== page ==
State of Illinois News

Appeals panel: IL can deny concealed-carry permits to citizens of states with less stringent monitoring

By Dan Churney | Apr 16, 2019

In a 2-1 decision, a Chicago federal appeals court has upheld a lower court's ruling that said Illinois is within its rights to bar residents of most other states from seeking concealed gun permits in Illinois, on grounds those states do not make their gun-carrying citizens provide criminal and mental health information to databases Illinois can access and monitor.

Judge: Labor unions don't owe non-union state workers refunds, despite unconstitutional fees

By Jonathan Bilyk | Mar 19, 2019

Labor unions representing public employees shouldn’t need to refund fees they unconstitutionally collected from non-union employees, because they were acting in “good faith,” relying on state laws and prior legal precedent, a federal judge has ruled.

Judge: Labor union can continue suit vs state over law requiring unions to rep non-union workers

By Jonathan Bilyk | Feb 6, 2019

A labor union will be allowed to continue to press its claims a recent U.S. Supreme Court ruling should mean it and other labor unions cannot be forced under state law to represent non-union state workers who choose not to pay union fees.

Power generators ask SCOTUS to overturn Illinois 'Zero Emissions Credit' subsidies for Exelon nuke power plants

By Jonathan Bilyk | Jan 10, 2019

A group of electrical power generators have asked the U.S. Supreme Court step in and unplug “zero emissions credit” subsidy programs in Illinois and elsewhere, arguing the state programs intrude on federal regulatory turf and unconstitutionally rig wholesale electricity generation and supply markets to prop up nuclear power plants that should otherwise be retired.

New IL law boosts protections for nurses, other health workers from violence, liability risk for hospitals, others

By John Breslin | Jan 9, 2019

CHICAGO – New legislation that was enacted following two high-profile attacks on nurses in 2017 came into effect at the turn of the year.

Appeals court: No rehearing for class action vs SEIU to obtain $32M refund of illegal fees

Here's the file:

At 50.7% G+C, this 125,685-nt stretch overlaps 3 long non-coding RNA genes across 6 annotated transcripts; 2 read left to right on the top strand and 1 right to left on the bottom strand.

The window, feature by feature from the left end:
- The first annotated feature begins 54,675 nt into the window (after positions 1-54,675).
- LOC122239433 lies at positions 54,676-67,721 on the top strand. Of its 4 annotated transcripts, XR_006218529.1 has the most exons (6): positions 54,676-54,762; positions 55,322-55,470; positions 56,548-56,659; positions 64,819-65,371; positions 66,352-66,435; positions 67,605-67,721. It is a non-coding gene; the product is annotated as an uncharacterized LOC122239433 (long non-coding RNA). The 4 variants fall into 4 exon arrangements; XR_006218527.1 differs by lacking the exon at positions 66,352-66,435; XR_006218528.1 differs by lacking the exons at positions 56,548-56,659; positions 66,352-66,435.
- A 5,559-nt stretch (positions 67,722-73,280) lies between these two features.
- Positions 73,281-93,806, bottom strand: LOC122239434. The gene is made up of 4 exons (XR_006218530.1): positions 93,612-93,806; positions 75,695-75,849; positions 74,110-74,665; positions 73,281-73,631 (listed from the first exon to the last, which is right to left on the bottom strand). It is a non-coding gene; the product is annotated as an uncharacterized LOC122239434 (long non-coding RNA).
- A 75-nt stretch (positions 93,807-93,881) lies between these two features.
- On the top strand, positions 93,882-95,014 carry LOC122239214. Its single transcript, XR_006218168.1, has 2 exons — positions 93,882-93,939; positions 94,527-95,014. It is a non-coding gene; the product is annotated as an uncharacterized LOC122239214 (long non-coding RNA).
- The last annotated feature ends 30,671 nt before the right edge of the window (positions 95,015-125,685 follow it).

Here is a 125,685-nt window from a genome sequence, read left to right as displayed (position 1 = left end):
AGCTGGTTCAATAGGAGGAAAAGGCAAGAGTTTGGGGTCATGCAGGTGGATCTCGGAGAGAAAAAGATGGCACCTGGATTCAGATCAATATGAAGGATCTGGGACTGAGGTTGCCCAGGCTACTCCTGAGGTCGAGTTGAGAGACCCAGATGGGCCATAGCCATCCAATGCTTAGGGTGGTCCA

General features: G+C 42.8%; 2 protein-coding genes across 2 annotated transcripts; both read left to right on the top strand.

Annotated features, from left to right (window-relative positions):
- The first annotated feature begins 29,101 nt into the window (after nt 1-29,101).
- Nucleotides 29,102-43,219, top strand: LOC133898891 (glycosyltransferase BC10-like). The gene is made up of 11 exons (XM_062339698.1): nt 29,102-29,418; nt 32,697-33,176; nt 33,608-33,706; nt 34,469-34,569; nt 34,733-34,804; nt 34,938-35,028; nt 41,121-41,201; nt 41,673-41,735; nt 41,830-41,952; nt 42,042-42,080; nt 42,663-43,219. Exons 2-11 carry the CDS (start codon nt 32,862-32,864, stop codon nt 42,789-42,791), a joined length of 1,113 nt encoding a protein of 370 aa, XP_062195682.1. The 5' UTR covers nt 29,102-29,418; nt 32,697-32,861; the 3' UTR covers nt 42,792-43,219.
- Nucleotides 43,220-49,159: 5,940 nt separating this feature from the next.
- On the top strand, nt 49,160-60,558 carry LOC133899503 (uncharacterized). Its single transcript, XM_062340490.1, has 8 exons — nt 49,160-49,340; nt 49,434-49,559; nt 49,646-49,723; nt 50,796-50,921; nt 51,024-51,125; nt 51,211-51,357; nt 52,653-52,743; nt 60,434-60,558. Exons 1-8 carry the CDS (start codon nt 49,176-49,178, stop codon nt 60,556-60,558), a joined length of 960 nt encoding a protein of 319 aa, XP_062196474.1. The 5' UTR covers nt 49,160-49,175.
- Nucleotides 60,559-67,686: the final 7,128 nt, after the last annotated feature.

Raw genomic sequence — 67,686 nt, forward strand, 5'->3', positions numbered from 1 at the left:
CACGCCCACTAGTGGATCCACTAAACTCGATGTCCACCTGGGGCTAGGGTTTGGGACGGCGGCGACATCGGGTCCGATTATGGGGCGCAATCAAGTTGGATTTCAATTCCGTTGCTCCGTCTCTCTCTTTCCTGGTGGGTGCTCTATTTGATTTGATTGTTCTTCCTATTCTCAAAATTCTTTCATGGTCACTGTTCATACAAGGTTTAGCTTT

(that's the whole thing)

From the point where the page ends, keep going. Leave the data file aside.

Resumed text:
By Jonathan Bilyk | Jan 8, 2019

A federal appeals panel in Chicago has rejected the request by a group of home caregivers for a new hearing to reconsider the courts’ prior decisions denying them the opportunity to bring a class action to recover nearly $32 million they accuse a union of unconstitutionally taking from them under a state law invalidated by a U.S. Supreme Court decision.

IL has changed rules on employee reimbursements; employers should check policies, attorney says

By John Breslin | Jan 7, 2019

Employers in Illinois are being warned to check their expense reimbursement policies following the says passing of new amendments to a state act requiring them to pay "reasonable" expenses to employees, an attorney whose practice focuses on labor and employment law.

Sterigenics: Illinois A/G's lawsuit asks court to 'rewrite' federal rules, based on 'indisputably flawed report'

By Jonathan Bilyk | Dec 14, 2018

Saying the legal action asks a state court to substitute its own judgment for federal law and environmental rules, Sterigenics, the owner of a facility in suburban Willowbrook targeted by trial lawyers, politicians and a group of area residents for its use of ethylene oxide, has asked a federal judge to take jurisdiction over a lawsuit brought against them by state prosecutors.

Cook County Public Guardian lawsuit says IL DCFS keeps kids detained in state psych facilities too long

By Scott Holland | Dec 13, 2018

The Cook County Public Guardian has filed a class action complaint against the Illinois Department of Children and Family Services over the agency’s treatment of children at state psychiatric facilities.

Appeals panel: Despite Janus decision, still no class actions vs unions over illegally collected fees

By Jonathan Bilyk | Dec 7, 2018